Ballet lessons for children are fairly routine, and many take a visit to a performing arts center to see professional companies perform. But increasingly, more adults are recognizing the benefits of the practice of ballet as novices.
Arlene Minkhorst, director of education for the Tulsa Ballet Center for Dance Education, says people come to adult classes from various age groups, health levels and experience backgrounds.
“I think people are beginning to understand that it’s not too late to start dance at an older age,” she says. People may think they have to be young and look like a conventional ballet dancer to dance. But you don’t – you just have to want to come in and move.
The benefits of ballet classes for adults are vast, going beyond the most obvious of general exercise. Balance, stability and an improvement in posture top the list of benefits for Macaira Pinto, school administrator for the Yvonne Chouteau School of Oklahoma City Ballet.
“Ballet combinations are not designed to be overly physical or aerobic. They are working small muscle groups that you didn’t know you owned until you get up the next morning,” she says with a laugh.
Practicing dance can also improve focus and may ultimately help in fighting off cognitive sluggishness as you age, as the art form requires the use of body and mind in coordination. Pinto also mentions the release of endorphins that happens when a person exercises.
“You’re going to walk out of ballet class happy, even if you don’t know why,” she says.
But starting a ballet class as an adult can be intimidating. Those who are brave enough to try can expect to start with the very basics of foot and arm positions, and to work on holding the body in a proper posture. The teachers will be patient, and excited to answer questions and make modifications to movements for all ability levels. Ballet footwear will be required, but clothing can usually be anything comfortable.
Ultimately, it comes down to taking the plunge.
“Somebody just has to come with an open mind and as little apprehension as they can manage. And just do it for themselves,” says Minkhorst.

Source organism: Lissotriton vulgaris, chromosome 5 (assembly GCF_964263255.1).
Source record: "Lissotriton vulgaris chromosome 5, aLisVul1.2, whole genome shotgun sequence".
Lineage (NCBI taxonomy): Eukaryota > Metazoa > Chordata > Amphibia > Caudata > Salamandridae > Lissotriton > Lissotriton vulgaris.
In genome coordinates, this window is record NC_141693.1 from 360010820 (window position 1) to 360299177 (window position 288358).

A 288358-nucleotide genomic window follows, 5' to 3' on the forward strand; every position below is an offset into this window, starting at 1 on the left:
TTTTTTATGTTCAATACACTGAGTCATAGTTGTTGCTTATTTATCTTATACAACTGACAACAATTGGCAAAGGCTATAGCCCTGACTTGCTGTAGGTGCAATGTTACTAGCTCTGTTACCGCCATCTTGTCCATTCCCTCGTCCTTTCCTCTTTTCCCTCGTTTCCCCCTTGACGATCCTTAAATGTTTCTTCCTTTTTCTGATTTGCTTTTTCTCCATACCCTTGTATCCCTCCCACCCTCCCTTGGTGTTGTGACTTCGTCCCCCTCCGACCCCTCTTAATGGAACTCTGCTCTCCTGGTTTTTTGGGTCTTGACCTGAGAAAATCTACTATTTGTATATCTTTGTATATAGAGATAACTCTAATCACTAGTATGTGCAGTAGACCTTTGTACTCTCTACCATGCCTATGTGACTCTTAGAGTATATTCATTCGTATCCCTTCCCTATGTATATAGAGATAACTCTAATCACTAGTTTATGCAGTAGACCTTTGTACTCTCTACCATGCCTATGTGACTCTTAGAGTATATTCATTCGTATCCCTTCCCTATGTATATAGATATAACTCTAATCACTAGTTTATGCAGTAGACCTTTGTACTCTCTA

If they give it a shot, they just may find the answer to why dance is an important part of culture and an enduring form of expression.
“Dance can be done by everyone – from the baby that starts swaying in front of the television to the 100-year-old that is tapping his foot to the beat,” says Pinto. “Inherently, we have a joy within ourselves when we dance, so it keeps human beings emotional, it keeps them moving, it keeps them expressing, it keeps them joyful.”
Though no experience is required for most beginning ballet classes for adults, it can help to know some of the terminology – much of which is in French.
Turn out: Rotating the feet out from the hip socket
Plié: Bending the knees while the feet are turned out from the hip
Tendu: To stretch; it involves a movement wherein one foot slides across the floor with the toes touching the floor, then returns.
Relevé: Starting in a plié position and rising up
Rond de jambe: A circular movement of the leg
Dégagé: Pointing the foot
Looking for a class? Both OKC and Tulsa Ballet schools offer options. If these are not convenient, check with your local ballet school. If they don’t offer a class for adults, consider gathering a few friends and asking for a private class. Some schools may even offer “open” classes for anyone to try out – children and adults alike.
Image cutline: Tulsa Ballet adult classes welcome dancers of all experience backgrounds and fitness levels. Photo by Jessie Kenney of Juneberry Photo